Commonwealth Magazine

IN THE 2021 Greater Boston Housing Report Card, the Boston Foundation highlighted how the pandemic has amplified what was already one of Greater Boston’s most pressing needs: adequate housing supply in smart, sustainable, transit-accessible locations . Even before the pandemic, construction did not keep pace with the affordable housing targets set a few years earlier. As post-pandemic home prices continue to rise, building on innovations in zoning and transit-oriented housing is essential for housing equity.

To that end, we and other housing advocates were thrilled that the legislature passed and Governor Charlie Baker signed legislation that not only allows local zoning laws to be changed by a simple majority, rather than supermajority requirements that have blocked so many projects, but also includes a zoning requirement for communities that contain or are adjacent to MBTA stations.

These zoning changes could spur the development of new housing near public transport, leading to the creation of thousands of new homes in the area with access to jobs and economic hubs, while addressing the lack of supply that has made housing unaffordable in the area, with the most significant impact felt by communities of color in the urban core.

Although the Act itself carries great weight, much of its implementation and impact on local zoning is shaped by the Commonwealth Department of Housing and Economic Development. The agency’s draft guidelines set out the housing unit capacity for each municipality’s multifamily zoning district. Taken together, the zoning change could generate tens of thousands of new multi-family dwellings.

Although the guidelines do not include any requirement for affordability in new housing in these neighborhoods, we anticipate that affordable housing developers will be involved in the production of new housing and that many units built will be new, modestly sized homes suitable for families with rental vouchers. and for first-time buyers and first-generation buyers.

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This is a remarkable first step. But even as we work to shape the new guidelines, we must do more to amplify their impact. In a high-cost state like Massachusetts, we will almost certainly need additional subsidies to achieve affordability for low-income renters and buyers. The state should seek to increase funding for housing programs through the proposed State Housing Bonds Act to support the production of more new affordable housing in these new locations. In addition, the state should increase funding for the Massachusetts Rental Voucher Program, Alternative Housing Voucher Program, and other tenant assistance to close the affordability gap for low-income households.

The potential impact of this law could also be negated if municipalities simply choose not to comply. For those who do not comply, the state will withhold state grant money from three programs – the Housing Choice Initiative, the Local Capital Projects Fund, and the MassWorks Infrastructure Program. . Wealthier communities not dependent on these state programs can vote to forgo state funding.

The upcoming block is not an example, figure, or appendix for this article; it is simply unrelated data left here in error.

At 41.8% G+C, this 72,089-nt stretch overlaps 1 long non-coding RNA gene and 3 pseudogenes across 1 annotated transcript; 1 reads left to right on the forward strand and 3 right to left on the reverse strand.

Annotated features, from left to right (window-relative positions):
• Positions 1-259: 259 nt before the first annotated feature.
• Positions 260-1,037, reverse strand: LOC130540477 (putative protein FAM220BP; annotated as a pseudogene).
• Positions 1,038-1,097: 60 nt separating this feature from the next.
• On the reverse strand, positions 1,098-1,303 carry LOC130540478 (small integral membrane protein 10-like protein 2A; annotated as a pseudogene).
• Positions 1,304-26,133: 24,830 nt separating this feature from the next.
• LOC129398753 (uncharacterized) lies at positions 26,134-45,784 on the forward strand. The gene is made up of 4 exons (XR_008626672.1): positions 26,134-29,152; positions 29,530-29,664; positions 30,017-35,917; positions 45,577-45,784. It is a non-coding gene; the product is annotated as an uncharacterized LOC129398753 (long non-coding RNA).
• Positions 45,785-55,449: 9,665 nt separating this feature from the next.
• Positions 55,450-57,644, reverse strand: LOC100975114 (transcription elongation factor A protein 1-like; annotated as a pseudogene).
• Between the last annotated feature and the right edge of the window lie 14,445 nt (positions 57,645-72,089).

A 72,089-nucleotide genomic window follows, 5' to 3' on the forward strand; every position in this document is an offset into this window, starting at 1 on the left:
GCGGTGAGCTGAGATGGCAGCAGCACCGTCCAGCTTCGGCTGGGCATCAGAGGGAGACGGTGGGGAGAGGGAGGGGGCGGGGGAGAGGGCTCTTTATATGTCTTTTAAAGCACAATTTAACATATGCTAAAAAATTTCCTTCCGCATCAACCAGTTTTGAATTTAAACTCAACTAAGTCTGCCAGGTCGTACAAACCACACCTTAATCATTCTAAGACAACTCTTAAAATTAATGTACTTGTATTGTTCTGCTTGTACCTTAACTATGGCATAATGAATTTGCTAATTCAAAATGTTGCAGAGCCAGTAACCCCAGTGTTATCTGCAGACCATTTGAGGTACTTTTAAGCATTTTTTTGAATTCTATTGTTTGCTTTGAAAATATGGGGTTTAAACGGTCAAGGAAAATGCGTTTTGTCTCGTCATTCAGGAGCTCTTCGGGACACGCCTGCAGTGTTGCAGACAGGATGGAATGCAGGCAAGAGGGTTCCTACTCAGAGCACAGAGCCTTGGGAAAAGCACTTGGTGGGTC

These are some of the same communities that have historically blocked the production of affordable, multi-family housing near public transportation. Each community must step up and do their fair share and gain the benefits they have obtained through exclusionary zoning practices.

Too often, fair and equitable housing policy has been thwarted by small groups speaking out and engaging. Research by Katherine Einstein, David Glick and Max Palmer of Boston University, published in their book Neighborhood Defenders: Participatory Politics and the Housing Crisis in the United States, shows that land use institutions and policies, from local zoning boards to courts, have historically amplified the voices of unrepresentative groupss community residents, who are able to block new housing in places that need it. It is incumbent upon all of us who supported this new law in the Legislative Assembly to ensure that its provisions avoid this trap and are enacted by our local communities.

In the Boston Foundation’s 2019 Housing Report, we explored the relationship between housing production and segregation. We found that communities that increased the production of multifamily housing saw a greater reduction in segregation.

There is also a strong link between housing policy and the racial wealth gap. Generations of institutionalized racism have entrenched segregation, and while the law prohibits outright discrimination, established patterns and autonomy have served to maintain the status quo. Legislation passed last year provides the tools to counter this story. Cities and towns have the ability to play a crucial role in solving our housing problem, and we as citizens must keep up the pressure on them to do so.

Many of us recently celebrated the birthday of Dr. Martin Luther King, Jr. He poignantly said, “We must come to see that human progress never rolls on inevitable wheels. It comes from the tireless efforts and persistent work of men eager to be co-workers with God, and without this hard work, time itself becomes an ally of the forces of social stagnation.

Meet the author

President and CEO, Boston Foundation

This hard work to advance housing takes many forms – and happens, often at sparsely attended but critically important committee meetings in towns and cities across the Commonwealth. These zoning provisions ease this burden by creating a pathway to more affordable housing. It is up to all of us to ensure that we use it.

Mr. Lee Pelton is the President and CEO of The Boston Foundation.


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